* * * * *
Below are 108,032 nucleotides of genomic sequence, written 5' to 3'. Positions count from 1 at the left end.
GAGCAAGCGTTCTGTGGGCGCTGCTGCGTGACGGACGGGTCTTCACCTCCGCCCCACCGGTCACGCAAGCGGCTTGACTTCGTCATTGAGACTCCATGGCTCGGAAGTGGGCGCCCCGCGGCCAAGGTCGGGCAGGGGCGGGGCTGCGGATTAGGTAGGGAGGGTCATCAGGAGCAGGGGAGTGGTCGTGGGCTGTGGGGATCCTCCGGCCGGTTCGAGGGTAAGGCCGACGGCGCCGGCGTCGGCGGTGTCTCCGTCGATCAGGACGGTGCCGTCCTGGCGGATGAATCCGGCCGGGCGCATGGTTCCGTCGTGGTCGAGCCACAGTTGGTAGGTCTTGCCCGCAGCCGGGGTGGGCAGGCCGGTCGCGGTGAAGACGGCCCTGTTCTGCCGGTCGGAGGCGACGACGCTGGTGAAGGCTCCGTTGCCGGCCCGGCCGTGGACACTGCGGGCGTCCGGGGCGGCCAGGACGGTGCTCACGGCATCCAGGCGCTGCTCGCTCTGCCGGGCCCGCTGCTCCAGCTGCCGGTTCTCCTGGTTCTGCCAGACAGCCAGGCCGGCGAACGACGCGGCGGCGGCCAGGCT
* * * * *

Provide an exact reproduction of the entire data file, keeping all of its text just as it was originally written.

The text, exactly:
Below are 108,032 nucleotides of genomic sequence, written 5' to 3'. Positions count from 1 at the left end.
GAGCAAGCGTTCTGTGGGCGCTGCTGCGTGACGGACGGGTCTTCACCTCCGCCCCACCGGTCACGCAAGCGGCTTGACTTCGTCATTGAGACTCCATGGCTCGGAAGTGGGCGCCCCGCGGCCAAGGTCGGGCAGGGGCGGGGCTGCGGATTAGGTAGGGAGGGTCATCAGGAGCAGGGGAGTGGTCGTGGGCTGTGGGGATCCTCCGGCCGGTTCGAGGGTAAGGCCGACGGCGCCGGCGTCGGCGGTGTCTCCGTCGATCAGGACGGTGCCGTCCTGGCGGATGAATCCGGCCGGGCGCATGGTTCCGTCGTGGTCGAGCCACAGTTGGTAGGTCTTGCCCGCAGCCGGGGTGGGCAGGCCGGTCGCGGTGAAGACGGCCCTGTTCTGCCGGTCGGAGGCGACGACGCTGGTGAAGGCTCCGTTGCCGGCCCGGCCGTGGACACTGCGGGCGTCCGGGGCGGCCAGGACGGTGCTCACGGCATCCAGGCGCTGCTCGCTCTGCCGGGCCCGCTGCTCCAGCTGCCGGTTCTCCTGGTTCTGCCAGACAGCCAGGCCGGCGAACGACGCGGCGGCGGCCAGGCT